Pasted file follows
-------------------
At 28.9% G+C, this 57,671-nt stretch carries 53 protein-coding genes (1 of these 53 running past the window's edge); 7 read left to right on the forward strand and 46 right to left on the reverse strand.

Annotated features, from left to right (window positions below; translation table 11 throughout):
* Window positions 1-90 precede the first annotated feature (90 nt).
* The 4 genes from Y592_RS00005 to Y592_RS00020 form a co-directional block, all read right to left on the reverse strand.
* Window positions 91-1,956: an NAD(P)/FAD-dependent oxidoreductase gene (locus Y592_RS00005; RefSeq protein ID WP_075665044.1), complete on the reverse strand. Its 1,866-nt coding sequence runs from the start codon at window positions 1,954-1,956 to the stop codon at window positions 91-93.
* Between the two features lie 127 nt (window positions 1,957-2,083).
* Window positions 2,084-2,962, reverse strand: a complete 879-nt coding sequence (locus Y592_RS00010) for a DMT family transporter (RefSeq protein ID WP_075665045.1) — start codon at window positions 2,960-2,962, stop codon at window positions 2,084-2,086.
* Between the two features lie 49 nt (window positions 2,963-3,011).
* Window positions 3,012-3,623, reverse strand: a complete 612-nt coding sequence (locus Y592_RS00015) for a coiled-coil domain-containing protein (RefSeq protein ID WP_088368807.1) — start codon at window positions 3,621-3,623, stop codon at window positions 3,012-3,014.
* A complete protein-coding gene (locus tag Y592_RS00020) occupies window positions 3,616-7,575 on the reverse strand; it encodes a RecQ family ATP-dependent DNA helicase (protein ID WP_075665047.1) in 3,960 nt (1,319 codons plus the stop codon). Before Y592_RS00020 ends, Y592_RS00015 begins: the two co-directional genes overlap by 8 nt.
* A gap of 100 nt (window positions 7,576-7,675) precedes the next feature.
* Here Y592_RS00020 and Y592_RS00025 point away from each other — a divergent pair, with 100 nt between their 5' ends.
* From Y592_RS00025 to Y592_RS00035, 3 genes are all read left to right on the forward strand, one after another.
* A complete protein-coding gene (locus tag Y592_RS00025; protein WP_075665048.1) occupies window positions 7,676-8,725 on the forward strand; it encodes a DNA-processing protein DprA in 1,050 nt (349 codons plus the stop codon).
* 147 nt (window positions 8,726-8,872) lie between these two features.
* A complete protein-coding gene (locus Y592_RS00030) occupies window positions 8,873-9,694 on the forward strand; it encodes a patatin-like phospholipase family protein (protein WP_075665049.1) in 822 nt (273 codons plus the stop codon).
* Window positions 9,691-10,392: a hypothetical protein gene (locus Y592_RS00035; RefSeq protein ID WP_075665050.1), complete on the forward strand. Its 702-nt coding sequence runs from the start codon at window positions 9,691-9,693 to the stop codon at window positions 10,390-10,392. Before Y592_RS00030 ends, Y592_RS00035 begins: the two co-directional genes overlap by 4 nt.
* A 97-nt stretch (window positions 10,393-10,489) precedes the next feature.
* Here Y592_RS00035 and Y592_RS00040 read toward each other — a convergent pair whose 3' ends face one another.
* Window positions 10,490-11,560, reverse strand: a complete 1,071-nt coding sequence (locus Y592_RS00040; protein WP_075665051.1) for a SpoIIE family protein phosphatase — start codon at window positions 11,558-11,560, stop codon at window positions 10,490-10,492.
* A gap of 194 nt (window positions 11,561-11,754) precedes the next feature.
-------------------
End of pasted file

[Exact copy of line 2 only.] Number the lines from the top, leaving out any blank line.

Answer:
Annotated features, from left to right (window positions below; translation table 11 throughout):